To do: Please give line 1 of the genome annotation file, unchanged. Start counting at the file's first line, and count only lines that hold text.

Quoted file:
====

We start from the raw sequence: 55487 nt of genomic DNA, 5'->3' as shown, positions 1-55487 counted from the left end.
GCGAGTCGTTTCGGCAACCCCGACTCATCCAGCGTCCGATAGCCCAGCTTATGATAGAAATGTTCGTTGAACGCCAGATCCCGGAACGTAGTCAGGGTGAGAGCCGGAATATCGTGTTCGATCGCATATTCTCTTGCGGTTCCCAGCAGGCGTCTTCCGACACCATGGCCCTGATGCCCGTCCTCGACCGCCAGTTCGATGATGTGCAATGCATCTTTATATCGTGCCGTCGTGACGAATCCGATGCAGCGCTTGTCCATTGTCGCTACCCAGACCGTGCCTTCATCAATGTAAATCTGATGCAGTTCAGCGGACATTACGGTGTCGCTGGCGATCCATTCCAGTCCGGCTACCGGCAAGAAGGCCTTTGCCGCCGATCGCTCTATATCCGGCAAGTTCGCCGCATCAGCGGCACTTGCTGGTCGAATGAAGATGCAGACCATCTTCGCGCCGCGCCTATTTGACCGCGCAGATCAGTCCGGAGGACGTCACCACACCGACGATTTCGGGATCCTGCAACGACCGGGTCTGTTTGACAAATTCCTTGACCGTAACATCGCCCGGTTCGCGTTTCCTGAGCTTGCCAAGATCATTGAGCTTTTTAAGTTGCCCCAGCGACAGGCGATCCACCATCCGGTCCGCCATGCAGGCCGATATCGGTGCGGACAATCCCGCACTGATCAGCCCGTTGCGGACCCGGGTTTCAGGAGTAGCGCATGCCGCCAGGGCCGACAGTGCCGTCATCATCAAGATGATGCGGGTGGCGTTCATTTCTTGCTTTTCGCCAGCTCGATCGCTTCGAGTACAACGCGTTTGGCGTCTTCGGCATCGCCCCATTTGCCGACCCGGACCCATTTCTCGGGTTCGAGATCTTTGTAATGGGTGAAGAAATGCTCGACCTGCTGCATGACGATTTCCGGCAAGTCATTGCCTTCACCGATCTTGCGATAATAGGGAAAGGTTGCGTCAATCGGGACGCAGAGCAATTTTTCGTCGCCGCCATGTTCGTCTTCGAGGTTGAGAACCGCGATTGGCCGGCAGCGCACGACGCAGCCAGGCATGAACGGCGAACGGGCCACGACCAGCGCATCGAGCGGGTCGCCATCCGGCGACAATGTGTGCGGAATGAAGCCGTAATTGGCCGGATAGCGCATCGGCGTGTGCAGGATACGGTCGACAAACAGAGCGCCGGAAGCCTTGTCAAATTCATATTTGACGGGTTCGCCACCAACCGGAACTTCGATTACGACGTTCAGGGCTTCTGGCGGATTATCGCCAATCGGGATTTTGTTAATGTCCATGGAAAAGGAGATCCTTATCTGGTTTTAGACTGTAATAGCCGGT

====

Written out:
We start from the raw sequence: 55487 nt of genomic DNA, 5'->3' as shown, positions 1-55487 counted from the left end.